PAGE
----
regarding war and capital punishment, euthanasia and abortion and suicide. But Christians, when
they are true to themselves, recognize that every individual human life possesses a value not
dependent upon human valuations, a value given by God. Every human life possesses inherent
dignity and worth. The life of the stranger, the enemy, the infirm, and any who are only
marginally recognized within the human community, is cherished by God just as surely as the life
of one's loved one or one's own. [We may say that Jesus died for others--but it makes no sense
whatsoever, unless God really cares about those others. So, if and when we give our lives to God
it must not be to protect and preserve ourselves over against the lives of others. It must be to
render ourselves in love and service, if need be in suffering and death, rather than that others
should suffer and die.]
Finally, we must say that the ultimate vindication of justice and the reconciliation of the world
belong to God. As Paul put it to the Romans, "Never avenge yourselves, but leave room for the
wrath of God" [Romans 12:19]. Paul's point is not so much that vengeance is God's business as
that it is not ours. As one commentator observes, "We are neither wise enough nor good enough
to punish our enemies justly" [THE OXFORD ANNOTATED BIBLE, REVISED STANDARD
VERSION, n. Romans 12:19]. It is not our task to accomplish the perfection of human society or
to render ultimate judgment upon human affairs.
Of course, we are not to be indifferent toward the evils of this world. We are not to be quiescent
in the face of social and economic and political injustice. We still have responsibility to work
toward the reconciliation of all human beings and societies. But we are to do so without any
pretense that our efforts are either sufficient or final. Whatever service we render to our
neighbors, to our communities, to our societies, to the state, we recognize that it is imperfect and
incomplete. Whatever judgments we render concerning human affairs, we recognize that they are
compromised by our limited vision, our own selfish interests, our own moral blinders. Moreover,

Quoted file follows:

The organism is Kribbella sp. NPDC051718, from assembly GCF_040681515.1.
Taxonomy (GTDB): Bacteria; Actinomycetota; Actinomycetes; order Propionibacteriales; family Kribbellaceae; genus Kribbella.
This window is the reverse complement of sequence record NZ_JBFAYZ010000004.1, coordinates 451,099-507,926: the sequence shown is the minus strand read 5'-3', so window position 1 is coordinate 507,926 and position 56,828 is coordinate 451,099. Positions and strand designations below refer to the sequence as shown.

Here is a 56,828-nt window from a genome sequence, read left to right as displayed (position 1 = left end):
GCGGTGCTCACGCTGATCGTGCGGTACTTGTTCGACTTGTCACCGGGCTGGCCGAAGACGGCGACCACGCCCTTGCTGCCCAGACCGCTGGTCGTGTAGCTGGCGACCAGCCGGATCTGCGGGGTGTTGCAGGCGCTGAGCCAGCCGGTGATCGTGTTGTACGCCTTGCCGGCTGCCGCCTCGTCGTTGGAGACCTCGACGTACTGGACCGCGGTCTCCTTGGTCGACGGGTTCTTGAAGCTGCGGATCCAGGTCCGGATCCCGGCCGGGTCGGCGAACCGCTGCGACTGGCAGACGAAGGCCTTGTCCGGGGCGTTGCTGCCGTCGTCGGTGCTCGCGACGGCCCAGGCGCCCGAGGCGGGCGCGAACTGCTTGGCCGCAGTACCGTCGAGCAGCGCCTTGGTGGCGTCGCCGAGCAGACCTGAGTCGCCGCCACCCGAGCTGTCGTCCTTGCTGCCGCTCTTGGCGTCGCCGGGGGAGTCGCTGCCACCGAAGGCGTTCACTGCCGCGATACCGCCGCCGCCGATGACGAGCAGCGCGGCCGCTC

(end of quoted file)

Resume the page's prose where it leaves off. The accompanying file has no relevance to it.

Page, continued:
we are constrained to regard every human individual as possessing dignity and infinite worth.
Therefore, regarding ultimate verdicts upon human individuals and affairs, regarding final
solutions to the evils we deplore, we must forswear the role of judge and jury and executioner.
Nor does the state have any claim upon us in this role.
In times such as this, when the world is racked by turmoil and war, and the moral ambiguities of
social existence are exposed, the temptation is for individual Christians and churches to cast their
lot with the policies of the nation. Christian faith calls for a different stance. The policies and
practices of nations are never more than partially conformed to the purposes of God. The pride of
nations is invariably unwarranted by what we know to be the perennial failures of every
particular historical existence. We are called to stand apart in some measure from the disorder
and violence in our world, not in self-righteousness condemnation but in faithful witness to an
alternative vision of universal community.
God's claim upon us includes life itself, our lives and all other lives, the whole created order. And it encompasses the ultimate disposition of every life and people, whatever there may be of final judgment and reconciliation, our individual and our corporate destinies. These things we must not usurp from God, nor render to Caesar. We owe to Caesar no more than what is Caesar's. AMEN.